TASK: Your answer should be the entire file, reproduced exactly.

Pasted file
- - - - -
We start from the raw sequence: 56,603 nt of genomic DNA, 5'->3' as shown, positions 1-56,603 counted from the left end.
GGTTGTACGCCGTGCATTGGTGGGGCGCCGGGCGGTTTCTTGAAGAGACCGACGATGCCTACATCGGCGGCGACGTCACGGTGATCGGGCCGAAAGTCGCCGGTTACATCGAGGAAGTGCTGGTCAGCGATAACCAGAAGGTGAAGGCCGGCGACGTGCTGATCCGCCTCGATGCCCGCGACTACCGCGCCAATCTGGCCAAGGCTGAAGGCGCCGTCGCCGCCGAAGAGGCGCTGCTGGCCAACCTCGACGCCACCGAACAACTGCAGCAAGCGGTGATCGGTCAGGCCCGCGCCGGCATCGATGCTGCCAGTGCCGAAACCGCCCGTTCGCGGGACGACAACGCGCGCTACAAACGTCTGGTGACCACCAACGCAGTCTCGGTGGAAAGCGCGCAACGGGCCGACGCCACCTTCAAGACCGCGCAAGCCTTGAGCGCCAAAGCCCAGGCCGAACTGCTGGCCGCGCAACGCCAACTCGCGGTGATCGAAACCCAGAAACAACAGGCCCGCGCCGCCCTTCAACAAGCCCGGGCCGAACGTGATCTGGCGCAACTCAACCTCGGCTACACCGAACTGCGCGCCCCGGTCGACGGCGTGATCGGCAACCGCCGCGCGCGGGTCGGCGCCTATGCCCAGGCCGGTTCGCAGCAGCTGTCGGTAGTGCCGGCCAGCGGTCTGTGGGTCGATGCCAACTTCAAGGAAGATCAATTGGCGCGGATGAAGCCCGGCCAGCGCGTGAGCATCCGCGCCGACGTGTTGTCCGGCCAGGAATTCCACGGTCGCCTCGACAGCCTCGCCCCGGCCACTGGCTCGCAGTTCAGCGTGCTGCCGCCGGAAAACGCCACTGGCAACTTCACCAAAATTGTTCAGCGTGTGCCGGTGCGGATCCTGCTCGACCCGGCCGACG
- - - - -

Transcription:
We start from the raw sequence: 56,603 nt of genomic DNA, 5'->3' as shown, positions 1-56,603 counted from the left end.
GGTTGTACGCCGTGCATTGGTGGGGCGCCGGGCGGTTTCTTGAAGAGACCGACGATGCCTACATCGGCGGCGACGTCACGGTGATCGGGCCGAAAGTCGCCGGTTACATCGAGGAAGTGCTGGTCAGCGATAACCAGAAGGTGAAGGCCGGCGACGTGCTGATCCGCCTCGATGCCCGCGACTACCGCGCCAATCTGGCCAAGGCTGAAGGCGCCGTCGCCGCCGAAGAGGCGCTGCTGGCCAACCTCGACGCCACCGAACAACTGCAGCAAGCGGTGATCGGTCAGGCCCGCGCCGGCATCGATGCTGCCAGTGCCGAAACCGCCCGTTCGCGGGACGACAACGCGCGCTACAAACGTCTGGTGACCACCAACGCAGTCTCGGTGGAAAGCGCGCAACGGGCCGACGCCACCTTCAAGACCGCGCAAGCCTTGAGCGCCAAAGCCCAGGCCGAACTGCTGGCCGCGCAACGCCAACTCGCGGTGATCGAAACCCAGAAACAACAGGCCCGCGCCGCCCTTCAACAAGCCCGGGCCGAACGTGATCTGGCGCAACTCAACCTCGGCTACACCGAACTGCGCGCCCCGGTCGACGGCGTGATCGGCAACCGCCGCGCGCGGGTCGGCGCCTATGCCCAGGCCGGTTCGCAGCAGCTGTCGGTAGTGCCGGCCAGCGGTCTGTGGGTCGATGCCAACTTCAAGGAAGATCAATTGGCGCGGATGAAGCCCGGCCAGCGCGTGAGCATCCGCGCCGACGTGTTGTCCGGCCAGGAATTCCACGGTCGCCTCGACAGCCTCGCCCCGGCCACTGGCTCGCAGTTCAGCGTGCTGCCGCCGGAAAACGCCACTGGCAACTTCACCAAAATTGTTCAGCGTGTGCCGGTGCGGATCCTGCTCGACCCGGCCGACG